In the succeeding Congress (the 44th) Mr. Elkins again secured the introduction of the enabling act for New Mexico, and it passed the Senate during its first session, 011 March 10, 1876, by the strong vote of 35 to 15. In the House of Representatives it was reported favorably by the committee on territories, and was on the calendar, awaiting action at the time of the final adjournment.

After these virtual defeats, although in no case was there an actual vote adverse to New Mexico, and the retirement of Mr. Elkins as delegate, no active efforts looking to statehood were made for several years.

Early in the session of the 50th Congress, which met in December, 1887, a bill was introduced "To provide for the formation and admission into the Union of the States of Washington, Dakota, Montana and New Mexico." Accompanying this bill was a very voluminous report, or series of reports, covering 145 pages and regarding the four territories affected by it. The minority report, presented by Mr. Struble of Iowa, attracted much attention, and aroused great indignation in New Mexico, on account of its violent opposition to our admission to statehood, and the bitter attack on the territory and its people.

The subject was discussed at length, both in and out of Congress, and the result was the elimination of New Mexico and the admission of the two Dakotas, of Washington, and Montana.

On the 6th day of January, 1890, Mr. Springer, of Illinois, introduced a bill "To enable the people of Arizona, Idaho, New Mexico, and Wyoming, to form constitutions and State governments and to be admitted into the Union,'' etc.

In this case, again, the Southwest was neglected and the Northwest was favored; for before the passage of the bill Arizona and New Mexico, though by far the oldest of the four territories named, and New Mexico being also the most populous, were eliminated from it. They were thus left in the territorial condition, while Idaho and Wyoming, with a combined population less than that of New Mexico alone, were admitted.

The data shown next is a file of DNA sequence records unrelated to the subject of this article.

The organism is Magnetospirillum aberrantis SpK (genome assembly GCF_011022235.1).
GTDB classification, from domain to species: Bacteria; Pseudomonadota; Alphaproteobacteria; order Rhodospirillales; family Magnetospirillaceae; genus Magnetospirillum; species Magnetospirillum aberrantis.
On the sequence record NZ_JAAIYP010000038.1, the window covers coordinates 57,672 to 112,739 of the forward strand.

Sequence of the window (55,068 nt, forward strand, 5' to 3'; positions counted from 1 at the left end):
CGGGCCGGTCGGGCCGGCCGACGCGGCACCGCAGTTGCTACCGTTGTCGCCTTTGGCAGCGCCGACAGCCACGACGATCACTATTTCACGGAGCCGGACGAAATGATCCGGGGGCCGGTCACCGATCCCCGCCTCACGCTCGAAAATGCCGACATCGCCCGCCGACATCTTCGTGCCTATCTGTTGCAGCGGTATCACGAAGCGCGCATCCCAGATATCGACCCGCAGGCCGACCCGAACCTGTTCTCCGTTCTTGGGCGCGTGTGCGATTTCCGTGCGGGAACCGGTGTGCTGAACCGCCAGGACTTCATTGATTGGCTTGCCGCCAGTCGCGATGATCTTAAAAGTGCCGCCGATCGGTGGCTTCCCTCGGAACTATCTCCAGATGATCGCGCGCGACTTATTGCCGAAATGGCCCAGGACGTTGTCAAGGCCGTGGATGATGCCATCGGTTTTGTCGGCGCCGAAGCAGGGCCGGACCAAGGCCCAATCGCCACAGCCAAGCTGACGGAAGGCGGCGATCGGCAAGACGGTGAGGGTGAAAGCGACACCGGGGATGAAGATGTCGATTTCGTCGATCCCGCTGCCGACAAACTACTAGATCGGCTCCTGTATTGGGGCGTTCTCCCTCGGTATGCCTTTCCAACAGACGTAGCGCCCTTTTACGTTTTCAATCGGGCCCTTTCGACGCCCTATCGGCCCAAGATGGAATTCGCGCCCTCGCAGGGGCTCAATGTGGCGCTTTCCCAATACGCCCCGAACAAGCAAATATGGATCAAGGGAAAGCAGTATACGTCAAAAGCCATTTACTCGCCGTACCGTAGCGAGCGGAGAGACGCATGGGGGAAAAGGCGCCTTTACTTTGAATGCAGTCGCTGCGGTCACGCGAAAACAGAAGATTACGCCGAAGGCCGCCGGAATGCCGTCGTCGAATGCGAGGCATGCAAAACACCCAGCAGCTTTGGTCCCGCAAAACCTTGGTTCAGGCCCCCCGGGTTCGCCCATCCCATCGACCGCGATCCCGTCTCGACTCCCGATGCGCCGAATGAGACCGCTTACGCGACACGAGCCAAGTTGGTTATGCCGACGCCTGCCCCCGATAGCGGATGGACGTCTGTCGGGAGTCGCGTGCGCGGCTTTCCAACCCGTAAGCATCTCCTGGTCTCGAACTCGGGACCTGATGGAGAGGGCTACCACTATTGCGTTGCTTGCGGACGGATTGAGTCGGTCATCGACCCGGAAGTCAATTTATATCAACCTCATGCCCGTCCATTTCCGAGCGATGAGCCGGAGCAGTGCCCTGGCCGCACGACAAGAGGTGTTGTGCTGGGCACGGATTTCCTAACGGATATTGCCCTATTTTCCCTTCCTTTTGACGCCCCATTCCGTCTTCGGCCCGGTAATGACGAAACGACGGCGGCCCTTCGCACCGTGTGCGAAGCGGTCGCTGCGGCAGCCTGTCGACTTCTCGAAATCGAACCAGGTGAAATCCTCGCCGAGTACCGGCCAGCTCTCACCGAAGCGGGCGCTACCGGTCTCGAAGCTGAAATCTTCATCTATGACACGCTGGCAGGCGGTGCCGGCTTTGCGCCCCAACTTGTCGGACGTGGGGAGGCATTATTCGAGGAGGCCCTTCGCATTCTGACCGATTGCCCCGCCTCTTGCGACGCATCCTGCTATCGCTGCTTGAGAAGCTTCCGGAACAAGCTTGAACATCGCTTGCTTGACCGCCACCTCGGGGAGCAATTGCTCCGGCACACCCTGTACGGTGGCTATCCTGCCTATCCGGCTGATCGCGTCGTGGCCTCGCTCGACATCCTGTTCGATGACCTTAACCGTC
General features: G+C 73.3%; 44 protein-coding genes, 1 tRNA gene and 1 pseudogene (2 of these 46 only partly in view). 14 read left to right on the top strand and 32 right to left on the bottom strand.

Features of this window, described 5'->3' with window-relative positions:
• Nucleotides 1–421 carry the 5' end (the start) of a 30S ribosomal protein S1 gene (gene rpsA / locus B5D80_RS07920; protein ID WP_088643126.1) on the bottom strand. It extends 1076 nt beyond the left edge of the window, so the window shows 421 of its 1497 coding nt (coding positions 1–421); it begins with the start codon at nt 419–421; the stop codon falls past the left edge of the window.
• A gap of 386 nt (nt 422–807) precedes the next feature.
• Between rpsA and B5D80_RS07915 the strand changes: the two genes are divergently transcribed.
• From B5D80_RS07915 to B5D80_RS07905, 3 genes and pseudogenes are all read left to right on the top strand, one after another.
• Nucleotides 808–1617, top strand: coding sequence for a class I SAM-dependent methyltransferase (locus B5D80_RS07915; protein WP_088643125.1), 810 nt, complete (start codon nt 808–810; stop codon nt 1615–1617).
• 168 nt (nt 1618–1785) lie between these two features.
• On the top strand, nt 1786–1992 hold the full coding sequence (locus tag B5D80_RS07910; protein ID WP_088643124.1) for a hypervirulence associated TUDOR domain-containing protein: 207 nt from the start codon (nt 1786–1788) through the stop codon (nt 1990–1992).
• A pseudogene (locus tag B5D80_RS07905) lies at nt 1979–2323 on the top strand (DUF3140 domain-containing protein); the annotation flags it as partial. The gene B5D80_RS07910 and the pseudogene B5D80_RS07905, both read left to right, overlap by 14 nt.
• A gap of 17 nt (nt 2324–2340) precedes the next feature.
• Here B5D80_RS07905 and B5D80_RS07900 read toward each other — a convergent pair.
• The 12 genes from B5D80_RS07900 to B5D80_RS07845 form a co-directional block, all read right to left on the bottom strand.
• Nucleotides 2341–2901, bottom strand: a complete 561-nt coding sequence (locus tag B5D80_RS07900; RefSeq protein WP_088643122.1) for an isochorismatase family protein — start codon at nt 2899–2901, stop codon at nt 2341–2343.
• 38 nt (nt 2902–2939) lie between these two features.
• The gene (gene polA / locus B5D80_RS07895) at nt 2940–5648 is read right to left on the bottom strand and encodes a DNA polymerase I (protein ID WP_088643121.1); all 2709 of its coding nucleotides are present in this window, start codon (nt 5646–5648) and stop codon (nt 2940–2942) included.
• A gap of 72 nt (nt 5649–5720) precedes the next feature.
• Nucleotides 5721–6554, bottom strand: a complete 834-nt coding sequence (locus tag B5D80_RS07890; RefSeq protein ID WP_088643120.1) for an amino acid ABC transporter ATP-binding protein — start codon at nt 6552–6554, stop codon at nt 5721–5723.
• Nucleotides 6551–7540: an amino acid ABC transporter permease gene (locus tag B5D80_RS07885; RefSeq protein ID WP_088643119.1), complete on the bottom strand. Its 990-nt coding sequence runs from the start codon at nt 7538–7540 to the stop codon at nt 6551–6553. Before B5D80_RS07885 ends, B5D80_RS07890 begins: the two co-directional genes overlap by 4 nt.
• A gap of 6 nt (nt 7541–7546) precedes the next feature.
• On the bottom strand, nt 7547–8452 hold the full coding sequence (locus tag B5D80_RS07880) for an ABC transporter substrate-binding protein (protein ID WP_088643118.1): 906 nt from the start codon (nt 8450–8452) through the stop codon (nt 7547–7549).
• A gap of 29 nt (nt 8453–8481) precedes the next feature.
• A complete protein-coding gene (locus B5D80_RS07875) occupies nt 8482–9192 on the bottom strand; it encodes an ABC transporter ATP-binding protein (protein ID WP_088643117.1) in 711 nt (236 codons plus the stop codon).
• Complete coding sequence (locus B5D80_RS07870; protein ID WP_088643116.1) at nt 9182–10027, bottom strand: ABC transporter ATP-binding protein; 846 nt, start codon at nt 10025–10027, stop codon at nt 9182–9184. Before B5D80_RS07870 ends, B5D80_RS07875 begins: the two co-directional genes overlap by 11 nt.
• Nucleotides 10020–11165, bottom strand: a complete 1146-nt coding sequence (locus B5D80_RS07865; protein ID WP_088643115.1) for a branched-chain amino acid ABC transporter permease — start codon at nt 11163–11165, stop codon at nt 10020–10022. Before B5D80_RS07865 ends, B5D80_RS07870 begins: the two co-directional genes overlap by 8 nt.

In the 52d Congress (1891-3), Mr. Joseph again introduced an enabling act, known as House Bill 7136. He succeeded in securing a favorable report from the committee on territories, and by courtesy was appointed to make the report himself, which he did on March 16, 1892. The bill passed the House on June 6th and reached the Senate June 8, 1892, but had the usual fate of failing to pass that body.

In the 53d Congress, Hon. Antonio Joseph was again a delegate from New Mexico, and introduced a statehood bill at the earliest possible opportunity of the first session. This bill passed the House on the 28th of June, 1894, and in the senate was referred to the committee on territories. As usual, the session proved too short for action on the bill, so it suffered the fate of its predecessors.

Constitution Of 1890

While Congress was discussing one of these numerous bills, without result, the people of New Mexico determined to take the matter into their own hands and initiate the necessary proceedings for admission to the Union.

In February, 1889, Hon. George W. Prichard introduced in the Council'' An Act to Provide for a Constitutional Convention and the Formation of a State Constitution." The bill provided for a delegate convention to be held in September, 1889, for the purpose of framing a constitution. The convention was to be composed of 73 delegates, who were apportioned by the bill among the various counties, and were to be chosen at an election on the first Tuesday in August. It was to frame a constitution and provide for a special election at which such constitution should be submitted to the people for ratification. This bill was passed by both houses, but the governor failed to approve it, as he considered the apportionment objectionable; but he did not veto it, and it became a law by limitation, February 28, 1889.